By Ilana R. Morady and Meagan Newman

On January 15, 2015, California’s Office of Environmental Health Hazard Assessment (OEHHA) published a Notice of Proposed Rulemaking to modify the clear and reasonable warning regulations under Proposition 65.

As most businesses residing in or doing business in California know, Proposition 65 is the law that requires businesses to notify Californians about the presence of certain chemicals in buildings, workplaces, consumer products, and foods. The notification must be “clear and reasonable,” however a business’s obligations under the “clear and reasonable” regulations can be difficult to discern – especially for businesses who are not engaged in retail sales. The proposed modifications seek to elucidate the “clear and reasonable” warning requirement, in large part by setting forth the specific responsibilities of manufacturers and others in the chain of distribution for products that are eventually sold at retail.

The proposed regulation also contains significant changes to the warning language required for “safe harbor.” Under the current regulations, warning language stating that the “product contains a chemical known to the State of California to cause” cancer, birth defects, and/or other reproductive harm is sufficient. However under the proposed regulations, warnings would have to include, among other things, the wording “WARNING” in all capitals and bold print, the language “this product can expose you to a chemical,” and reference to OEHHA’s Proposition 65 website. Additionally, twelve chemicals would have to be specifically identified on a Proposition 65 warning: acrylamide, arsenic, benzene, cadmium, carbon monoxide, chlorinated tris, formaldehyde, hexavalent chromium, lead, mercury, methylene chloride and phthalate(s).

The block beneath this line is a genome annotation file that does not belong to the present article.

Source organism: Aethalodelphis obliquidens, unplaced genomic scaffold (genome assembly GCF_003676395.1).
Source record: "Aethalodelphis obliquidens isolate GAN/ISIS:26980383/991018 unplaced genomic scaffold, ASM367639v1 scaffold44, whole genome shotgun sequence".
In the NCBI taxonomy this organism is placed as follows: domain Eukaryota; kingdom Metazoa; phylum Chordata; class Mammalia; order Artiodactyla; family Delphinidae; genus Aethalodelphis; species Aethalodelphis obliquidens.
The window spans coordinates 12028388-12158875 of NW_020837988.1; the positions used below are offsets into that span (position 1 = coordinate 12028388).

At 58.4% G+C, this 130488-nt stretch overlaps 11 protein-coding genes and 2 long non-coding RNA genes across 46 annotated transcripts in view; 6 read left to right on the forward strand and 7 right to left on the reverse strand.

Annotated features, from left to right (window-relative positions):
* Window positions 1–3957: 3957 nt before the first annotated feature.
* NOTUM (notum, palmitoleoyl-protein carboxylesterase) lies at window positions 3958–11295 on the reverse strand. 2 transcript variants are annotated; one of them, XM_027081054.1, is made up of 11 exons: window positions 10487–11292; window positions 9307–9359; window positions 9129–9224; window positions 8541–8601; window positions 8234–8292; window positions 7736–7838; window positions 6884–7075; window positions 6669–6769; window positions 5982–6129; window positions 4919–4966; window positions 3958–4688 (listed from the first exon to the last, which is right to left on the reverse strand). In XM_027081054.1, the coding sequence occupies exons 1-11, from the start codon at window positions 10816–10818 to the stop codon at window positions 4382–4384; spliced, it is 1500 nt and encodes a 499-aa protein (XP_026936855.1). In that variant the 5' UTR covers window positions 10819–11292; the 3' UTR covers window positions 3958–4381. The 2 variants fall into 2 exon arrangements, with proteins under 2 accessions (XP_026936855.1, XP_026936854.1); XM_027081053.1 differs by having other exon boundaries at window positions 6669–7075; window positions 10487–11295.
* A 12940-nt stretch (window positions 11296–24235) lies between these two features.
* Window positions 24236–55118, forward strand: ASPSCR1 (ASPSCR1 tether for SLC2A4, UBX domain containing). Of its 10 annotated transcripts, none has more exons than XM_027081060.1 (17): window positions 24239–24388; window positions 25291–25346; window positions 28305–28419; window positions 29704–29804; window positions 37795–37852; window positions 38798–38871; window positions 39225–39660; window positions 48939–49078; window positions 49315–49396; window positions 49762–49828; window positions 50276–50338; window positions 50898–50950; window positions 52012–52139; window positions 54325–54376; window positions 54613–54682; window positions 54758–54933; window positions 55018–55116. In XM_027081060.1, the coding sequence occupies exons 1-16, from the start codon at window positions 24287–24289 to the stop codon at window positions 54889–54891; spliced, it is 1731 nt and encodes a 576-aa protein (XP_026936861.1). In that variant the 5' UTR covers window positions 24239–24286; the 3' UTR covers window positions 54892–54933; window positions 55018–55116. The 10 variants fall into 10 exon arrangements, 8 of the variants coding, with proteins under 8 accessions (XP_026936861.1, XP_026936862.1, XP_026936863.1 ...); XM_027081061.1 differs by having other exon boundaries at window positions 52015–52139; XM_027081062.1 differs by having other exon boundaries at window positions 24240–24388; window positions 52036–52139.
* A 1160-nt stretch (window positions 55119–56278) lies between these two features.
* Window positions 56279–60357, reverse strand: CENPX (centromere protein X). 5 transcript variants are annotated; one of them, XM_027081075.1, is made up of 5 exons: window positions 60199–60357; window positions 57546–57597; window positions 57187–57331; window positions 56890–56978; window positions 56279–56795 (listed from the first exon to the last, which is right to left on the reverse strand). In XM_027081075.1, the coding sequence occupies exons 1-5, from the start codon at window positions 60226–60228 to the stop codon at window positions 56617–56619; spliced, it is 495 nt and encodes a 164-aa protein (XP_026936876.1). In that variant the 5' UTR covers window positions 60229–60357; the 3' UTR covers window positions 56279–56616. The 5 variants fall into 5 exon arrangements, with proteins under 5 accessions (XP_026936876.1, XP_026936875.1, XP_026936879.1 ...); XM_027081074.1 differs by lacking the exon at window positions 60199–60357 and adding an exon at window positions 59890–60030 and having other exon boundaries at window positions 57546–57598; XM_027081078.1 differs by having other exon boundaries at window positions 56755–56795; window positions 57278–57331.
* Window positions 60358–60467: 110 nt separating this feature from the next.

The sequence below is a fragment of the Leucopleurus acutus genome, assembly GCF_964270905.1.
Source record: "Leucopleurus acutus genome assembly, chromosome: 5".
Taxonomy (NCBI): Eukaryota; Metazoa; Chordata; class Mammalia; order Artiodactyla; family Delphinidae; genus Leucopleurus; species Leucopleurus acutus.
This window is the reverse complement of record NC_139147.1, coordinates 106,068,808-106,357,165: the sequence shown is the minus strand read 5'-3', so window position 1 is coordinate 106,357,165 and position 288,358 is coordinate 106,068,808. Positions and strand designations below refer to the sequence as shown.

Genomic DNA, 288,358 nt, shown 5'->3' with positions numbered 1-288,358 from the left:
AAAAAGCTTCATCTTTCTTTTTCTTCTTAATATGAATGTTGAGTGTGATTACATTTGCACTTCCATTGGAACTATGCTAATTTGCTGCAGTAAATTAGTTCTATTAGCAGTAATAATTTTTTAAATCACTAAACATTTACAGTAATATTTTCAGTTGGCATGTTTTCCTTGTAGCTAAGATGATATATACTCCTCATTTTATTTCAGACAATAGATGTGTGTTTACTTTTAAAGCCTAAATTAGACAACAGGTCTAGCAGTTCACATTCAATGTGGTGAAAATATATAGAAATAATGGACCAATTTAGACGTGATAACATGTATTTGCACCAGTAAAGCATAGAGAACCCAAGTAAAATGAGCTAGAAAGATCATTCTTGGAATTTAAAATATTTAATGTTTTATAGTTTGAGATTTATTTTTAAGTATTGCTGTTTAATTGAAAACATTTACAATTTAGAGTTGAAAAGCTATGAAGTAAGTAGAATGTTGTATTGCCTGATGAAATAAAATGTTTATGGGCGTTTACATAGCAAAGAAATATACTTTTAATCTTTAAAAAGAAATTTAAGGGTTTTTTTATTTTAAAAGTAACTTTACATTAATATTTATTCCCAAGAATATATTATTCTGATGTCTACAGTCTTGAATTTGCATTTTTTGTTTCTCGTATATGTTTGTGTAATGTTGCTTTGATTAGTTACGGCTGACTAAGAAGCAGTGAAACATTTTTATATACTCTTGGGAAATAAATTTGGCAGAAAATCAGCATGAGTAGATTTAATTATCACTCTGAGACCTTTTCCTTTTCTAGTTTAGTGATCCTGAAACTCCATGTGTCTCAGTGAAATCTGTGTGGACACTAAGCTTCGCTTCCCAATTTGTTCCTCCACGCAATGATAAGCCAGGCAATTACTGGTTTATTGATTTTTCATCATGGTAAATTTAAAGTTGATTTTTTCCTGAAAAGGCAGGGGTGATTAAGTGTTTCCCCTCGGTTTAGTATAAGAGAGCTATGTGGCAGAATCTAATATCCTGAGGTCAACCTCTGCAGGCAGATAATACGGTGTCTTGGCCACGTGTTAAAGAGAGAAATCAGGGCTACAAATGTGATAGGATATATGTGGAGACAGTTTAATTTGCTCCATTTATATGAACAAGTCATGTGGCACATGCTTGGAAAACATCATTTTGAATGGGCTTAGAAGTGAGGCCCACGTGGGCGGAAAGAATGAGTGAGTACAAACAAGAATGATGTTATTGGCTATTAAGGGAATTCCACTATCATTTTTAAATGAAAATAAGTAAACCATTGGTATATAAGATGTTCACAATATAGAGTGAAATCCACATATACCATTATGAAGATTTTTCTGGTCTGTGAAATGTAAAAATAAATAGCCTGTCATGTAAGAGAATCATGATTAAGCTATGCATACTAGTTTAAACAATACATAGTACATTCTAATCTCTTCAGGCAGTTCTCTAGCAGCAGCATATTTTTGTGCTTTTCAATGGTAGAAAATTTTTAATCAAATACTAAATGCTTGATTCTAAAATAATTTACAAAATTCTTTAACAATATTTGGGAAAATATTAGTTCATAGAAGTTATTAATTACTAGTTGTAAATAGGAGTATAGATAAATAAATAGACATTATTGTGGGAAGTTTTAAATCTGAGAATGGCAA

The proposed regulation represents a significant change, and, if finalized, will undoubtedly add to the burden of Proposition 65 compliance. On March 25, 2015, a public hearing will be held on the proposed changes. The comment period for the proposed changes closes on April 8, 2015. If the amendments are finalized, they would not take effect for two years to provide manufacturers, distributors, and retailers a “sell through” period.